I do understand that most bloggers crave more interaction, but that interaction expands way beyond just the card companies. Its why there are trades, awards, and collector blog bat arounds, not just emails to Clay Luraschi, Scott Prusha, and Chris Carlin crying about lack of exclusive content for the site. We crave community, and if the card manufacturers want to be a part of it, any of us will welcome them with open arms.

I mean, did Beckett even care to think that maybe the companies crave more interaction with us? Why the fuck would they get on Twitter and Facebook the way they did if we hadnt pioneered it first? Think about it. It’s the same reason why collectors are starting to email us rather than looking at a Beckett, because they know we are going to give them a straight answer, no BS.

Beckett’s statements go on:

Sometimes, for varying ego-related reasons, individuals insist they should appear on a card inside a Topps wrapper, too.

Obviously Beckett didn’t get the memo on April 1st. Typical. I seriously want to know who is insisting that they should appear on a card. I don’t think anyone has even “demanded” that type of “interaction” even once. We would all love the honor of being on our very own Allen and Ginter card, but we arent offended by it not happening. We don’t think it’s a good idea to force collectors of those products into collecting cards of people that barely matter in the grand scheme of things. Yet, we are a fun bunch, and its easy to see why a prank like what we pulled resonated with so many people (both positively and negatively). The bottom line is that bloggers are gaining notoriety among collectors, which is further evidence of why the companies probably crave our attention as well as us theirs.

Also, I don’t really get these “ego-related reasons,” as I don’t think any blogger over estimates their worth to the hobby. I reach 1200 people a day TOPS, how is that even gum on the sidewalk to the overall number of people that collect? I was actually surprised how far my posts could reach back when I announced the rumors that Upper Deck had lost their NFL license. I think just about everyone else felt the same way, including Upper Deck. Does that mean I don’t matter? No, but it does mean that I (and we) have a long way to go before we actually have the power to make a huge difference.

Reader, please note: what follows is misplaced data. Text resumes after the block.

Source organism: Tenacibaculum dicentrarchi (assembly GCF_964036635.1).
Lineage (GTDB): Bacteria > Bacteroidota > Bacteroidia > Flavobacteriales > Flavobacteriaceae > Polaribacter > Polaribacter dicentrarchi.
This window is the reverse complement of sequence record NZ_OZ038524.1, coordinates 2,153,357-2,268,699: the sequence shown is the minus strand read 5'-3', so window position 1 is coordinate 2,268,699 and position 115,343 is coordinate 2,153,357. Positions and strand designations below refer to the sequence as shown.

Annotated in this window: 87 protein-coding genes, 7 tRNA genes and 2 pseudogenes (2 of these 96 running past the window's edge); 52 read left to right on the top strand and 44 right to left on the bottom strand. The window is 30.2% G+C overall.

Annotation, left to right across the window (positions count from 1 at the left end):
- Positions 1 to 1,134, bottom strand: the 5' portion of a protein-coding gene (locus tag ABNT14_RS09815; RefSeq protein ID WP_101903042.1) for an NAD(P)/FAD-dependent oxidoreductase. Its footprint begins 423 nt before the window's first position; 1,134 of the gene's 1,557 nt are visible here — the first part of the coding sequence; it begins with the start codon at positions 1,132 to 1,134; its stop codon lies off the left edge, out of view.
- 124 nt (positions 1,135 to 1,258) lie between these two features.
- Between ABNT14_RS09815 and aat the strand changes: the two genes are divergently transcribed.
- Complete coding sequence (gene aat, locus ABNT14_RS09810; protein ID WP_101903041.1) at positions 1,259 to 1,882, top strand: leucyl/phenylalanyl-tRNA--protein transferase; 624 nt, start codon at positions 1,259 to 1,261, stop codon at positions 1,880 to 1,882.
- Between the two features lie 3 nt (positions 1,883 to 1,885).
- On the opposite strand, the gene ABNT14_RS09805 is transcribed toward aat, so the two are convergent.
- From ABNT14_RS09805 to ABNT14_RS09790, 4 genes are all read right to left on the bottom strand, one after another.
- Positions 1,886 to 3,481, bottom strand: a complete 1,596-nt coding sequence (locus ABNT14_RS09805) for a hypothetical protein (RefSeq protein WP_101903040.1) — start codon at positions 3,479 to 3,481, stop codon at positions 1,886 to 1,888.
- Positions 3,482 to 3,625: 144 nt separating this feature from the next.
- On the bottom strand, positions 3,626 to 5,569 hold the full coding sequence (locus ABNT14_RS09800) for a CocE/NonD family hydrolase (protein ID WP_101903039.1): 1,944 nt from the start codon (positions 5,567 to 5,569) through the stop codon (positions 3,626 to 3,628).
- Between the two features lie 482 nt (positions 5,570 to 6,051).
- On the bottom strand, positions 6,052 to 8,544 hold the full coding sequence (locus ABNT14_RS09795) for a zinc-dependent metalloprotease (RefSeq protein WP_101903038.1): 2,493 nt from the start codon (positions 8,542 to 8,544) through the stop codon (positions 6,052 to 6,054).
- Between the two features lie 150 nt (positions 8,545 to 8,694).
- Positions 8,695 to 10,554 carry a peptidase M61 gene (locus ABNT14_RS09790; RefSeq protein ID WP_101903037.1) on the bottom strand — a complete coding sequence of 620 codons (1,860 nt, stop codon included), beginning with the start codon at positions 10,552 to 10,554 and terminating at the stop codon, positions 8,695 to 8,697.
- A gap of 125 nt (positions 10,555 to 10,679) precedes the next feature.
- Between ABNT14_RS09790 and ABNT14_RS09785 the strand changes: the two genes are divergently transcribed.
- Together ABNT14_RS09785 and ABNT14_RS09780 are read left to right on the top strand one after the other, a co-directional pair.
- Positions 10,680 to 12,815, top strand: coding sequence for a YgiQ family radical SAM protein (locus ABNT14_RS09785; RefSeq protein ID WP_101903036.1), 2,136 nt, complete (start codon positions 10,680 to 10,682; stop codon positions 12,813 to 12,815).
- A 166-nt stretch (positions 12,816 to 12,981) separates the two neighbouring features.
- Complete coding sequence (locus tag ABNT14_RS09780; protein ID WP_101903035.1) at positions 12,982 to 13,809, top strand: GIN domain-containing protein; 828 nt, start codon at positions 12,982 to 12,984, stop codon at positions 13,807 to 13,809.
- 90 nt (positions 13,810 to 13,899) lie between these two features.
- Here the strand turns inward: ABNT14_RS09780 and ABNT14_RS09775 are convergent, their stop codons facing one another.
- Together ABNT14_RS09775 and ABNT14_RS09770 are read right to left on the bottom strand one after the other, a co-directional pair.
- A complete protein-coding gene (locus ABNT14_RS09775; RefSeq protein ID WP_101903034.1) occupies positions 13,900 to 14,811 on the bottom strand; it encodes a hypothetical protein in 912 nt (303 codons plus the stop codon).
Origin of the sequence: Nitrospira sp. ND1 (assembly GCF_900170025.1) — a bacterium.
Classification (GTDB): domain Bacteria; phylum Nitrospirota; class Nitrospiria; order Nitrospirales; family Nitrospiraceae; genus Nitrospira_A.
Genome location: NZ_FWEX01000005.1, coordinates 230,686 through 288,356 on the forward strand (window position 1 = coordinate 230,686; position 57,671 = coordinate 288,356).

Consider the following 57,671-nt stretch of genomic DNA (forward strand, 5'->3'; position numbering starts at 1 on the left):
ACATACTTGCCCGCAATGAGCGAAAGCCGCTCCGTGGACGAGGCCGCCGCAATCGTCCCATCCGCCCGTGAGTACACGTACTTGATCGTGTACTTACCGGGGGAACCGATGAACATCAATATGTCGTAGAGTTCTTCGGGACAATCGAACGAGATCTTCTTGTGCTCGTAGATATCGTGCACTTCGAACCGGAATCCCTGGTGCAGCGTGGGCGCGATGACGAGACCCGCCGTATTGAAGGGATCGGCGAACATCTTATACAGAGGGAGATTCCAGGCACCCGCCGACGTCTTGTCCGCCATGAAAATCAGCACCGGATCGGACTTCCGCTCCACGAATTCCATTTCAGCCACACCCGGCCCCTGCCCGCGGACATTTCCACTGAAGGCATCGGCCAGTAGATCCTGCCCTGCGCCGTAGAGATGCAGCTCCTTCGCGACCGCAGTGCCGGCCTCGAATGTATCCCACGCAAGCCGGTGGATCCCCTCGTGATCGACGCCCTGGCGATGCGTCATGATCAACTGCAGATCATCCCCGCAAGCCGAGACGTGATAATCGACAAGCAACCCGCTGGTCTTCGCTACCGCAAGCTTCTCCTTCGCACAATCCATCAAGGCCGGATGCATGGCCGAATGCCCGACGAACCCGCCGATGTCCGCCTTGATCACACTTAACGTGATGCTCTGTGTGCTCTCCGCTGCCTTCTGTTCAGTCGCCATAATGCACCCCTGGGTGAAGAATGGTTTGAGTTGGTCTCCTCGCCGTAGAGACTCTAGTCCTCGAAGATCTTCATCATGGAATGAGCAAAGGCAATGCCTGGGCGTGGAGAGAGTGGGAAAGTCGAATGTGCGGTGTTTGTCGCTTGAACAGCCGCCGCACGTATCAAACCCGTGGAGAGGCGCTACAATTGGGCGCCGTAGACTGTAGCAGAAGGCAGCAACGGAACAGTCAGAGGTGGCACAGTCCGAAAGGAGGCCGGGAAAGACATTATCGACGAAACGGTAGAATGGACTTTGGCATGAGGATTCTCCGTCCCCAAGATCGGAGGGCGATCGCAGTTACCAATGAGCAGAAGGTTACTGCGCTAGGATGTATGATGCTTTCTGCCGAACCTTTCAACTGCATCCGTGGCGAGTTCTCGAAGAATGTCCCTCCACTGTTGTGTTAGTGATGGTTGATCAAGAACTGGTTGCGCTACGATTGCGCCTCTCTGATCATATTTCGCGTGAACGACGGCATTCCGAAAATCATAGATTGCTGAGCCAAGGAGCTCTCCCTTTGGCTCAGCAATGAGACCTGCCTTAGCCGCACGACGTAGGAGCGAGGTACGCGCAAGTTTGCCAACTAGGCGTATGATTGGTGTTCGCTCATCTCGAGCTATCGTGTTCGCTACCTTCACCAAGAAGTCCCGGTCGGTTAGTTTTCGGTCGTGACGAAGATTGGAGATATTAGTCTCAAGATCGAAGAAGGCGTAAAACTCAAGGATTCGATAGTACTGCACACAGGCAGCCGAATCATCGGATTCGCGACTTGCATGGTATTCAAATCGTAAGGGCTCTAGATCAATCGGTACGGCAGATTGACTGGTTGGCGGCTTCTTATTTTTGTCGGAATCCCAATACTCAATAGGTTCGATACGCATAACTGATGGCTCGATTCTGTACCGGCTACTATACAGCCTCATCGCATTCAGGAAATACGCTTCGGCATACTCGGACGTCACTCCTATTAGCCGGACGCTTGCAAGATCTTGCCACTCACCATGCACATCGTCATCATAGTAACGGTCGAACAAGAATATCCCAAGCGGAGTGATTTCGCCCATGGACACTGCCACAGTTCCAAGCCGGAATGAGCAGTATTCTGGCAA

That is where Beckett is correct, they have the interaction, they have the ability to “demand” and “insist.” However, the way they use it for the greater good is like Aquaman’s contributions to the Justice League. Instead of being the Hobby Superman, they instead act like Alfred, just tidying up after everyone, making sure Wayne Manor looks good for when Batman gets back.

Well, blogs may be the equivalent of Kick-Ass right now, but like his rise to fame, ours is coming via other channels. We may not have the super powers or the history that Beckett does, but we have a lot of unconventional ways to make ourselves known. Beckett can rest on their laurels from the pre-internet days of collecting, but their days are numbered due to the trends of the world. You know what I lose if I shut down this blog today? Nothing. I don’t lose a single thing. Beckett loses everything. Maybe they should keep that in mind before launching molotov cocktails from their crumbling pedestal.